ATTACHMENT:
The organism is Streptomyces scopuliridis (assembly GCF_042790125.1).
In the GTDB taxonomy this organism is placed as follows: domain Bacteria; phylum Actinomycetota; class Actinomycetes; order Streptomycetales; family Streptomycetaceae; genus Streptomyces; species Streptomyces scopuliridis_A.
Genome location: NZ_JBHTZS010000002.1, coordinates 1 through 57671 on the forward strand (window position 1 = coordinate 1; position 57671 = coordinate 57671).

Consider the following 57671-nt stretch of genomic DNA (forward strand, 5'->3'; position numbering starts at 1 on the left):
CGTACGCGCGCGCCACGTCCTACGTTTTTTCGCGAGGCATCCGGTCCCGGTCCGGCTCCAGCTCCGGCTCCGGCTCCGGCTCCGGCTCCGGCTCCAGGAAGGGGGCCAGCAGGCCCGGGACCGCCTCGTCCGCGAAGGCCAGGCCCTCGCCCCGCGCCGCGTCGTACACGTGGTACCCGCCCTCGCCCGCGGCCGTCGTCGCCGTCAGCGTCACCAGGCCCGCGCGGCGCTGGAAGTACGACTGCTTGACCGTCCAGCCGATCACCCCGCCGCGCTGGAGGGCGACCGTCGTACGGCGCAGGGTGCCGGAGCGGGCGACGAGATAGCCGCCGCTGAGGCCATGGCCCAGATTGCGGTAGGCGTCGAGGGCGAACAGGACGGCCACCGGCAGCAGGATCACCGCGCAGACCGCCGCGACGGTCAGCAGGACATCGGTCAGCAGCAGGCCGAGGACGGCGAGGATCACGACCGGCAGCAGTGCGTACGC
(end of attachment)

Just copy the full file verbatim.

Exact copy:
The organism is Streptomyces scopuliridis (assembly GCF_042790125.1).
In the GTDB taxonomy this organism is placed as follows: domain Bacteria; phylum Actinomycetota; class Actinomycetes; order Streptomycetales; family Streptomycetaceae; genus Streptomyces; species Streptomyces scopuliridis_A.
Genome location: NZ_JBHTZS010000002.1, coordinates 1 through 57671 on the forward strand (window position 1 = coordinate 1; position 57671 = coordinate 57671).

Consider the following 57671-nt stretch of genomic DNA (forward strand, 5'->3'; position numbering starts at 1 on the left):
CGTACGCGCGCGCCACGTCCTACGTTTTTTCGCGAGGCATCCGGTCCCGGTCCGGCTCCAGCTCCGGCTCCGGCTCCGGCTCCGGCTCCGGCTCCAGGAAGGGGGCCAGCAGGCCCGGGACCGCCTCGTCCGCGAAGGCCAGGCCCTCGCCCCGCGCCGCGTCGTACACGTGGTACCCGCCCTCGCCCGCGGCCGTCGTCGCCGTCAGCGTCACCAGGCCCGCGCGGCGCTGGAAGTACGACTGCTTGACCGTCCAGCCGATCACCCCGCCGCGCTGGAGGGCGACCGTCGTACGGCGCAGGGTGCCGGAGCGGGCGACGAGATAGCCGCCGCTGAGGCCATGGCCCAGATTGCGGTAGGCGTCGAGGGCGAACAGGACGGCCACCGGCAGCAGGATCACCGCGCAGACCGCCGCGACGGTCAGCAGGACATCGGTCAGCAGCAGGCCGAGGACGGCGAGGATCACGACCGGCAGCAGTGCGTACGC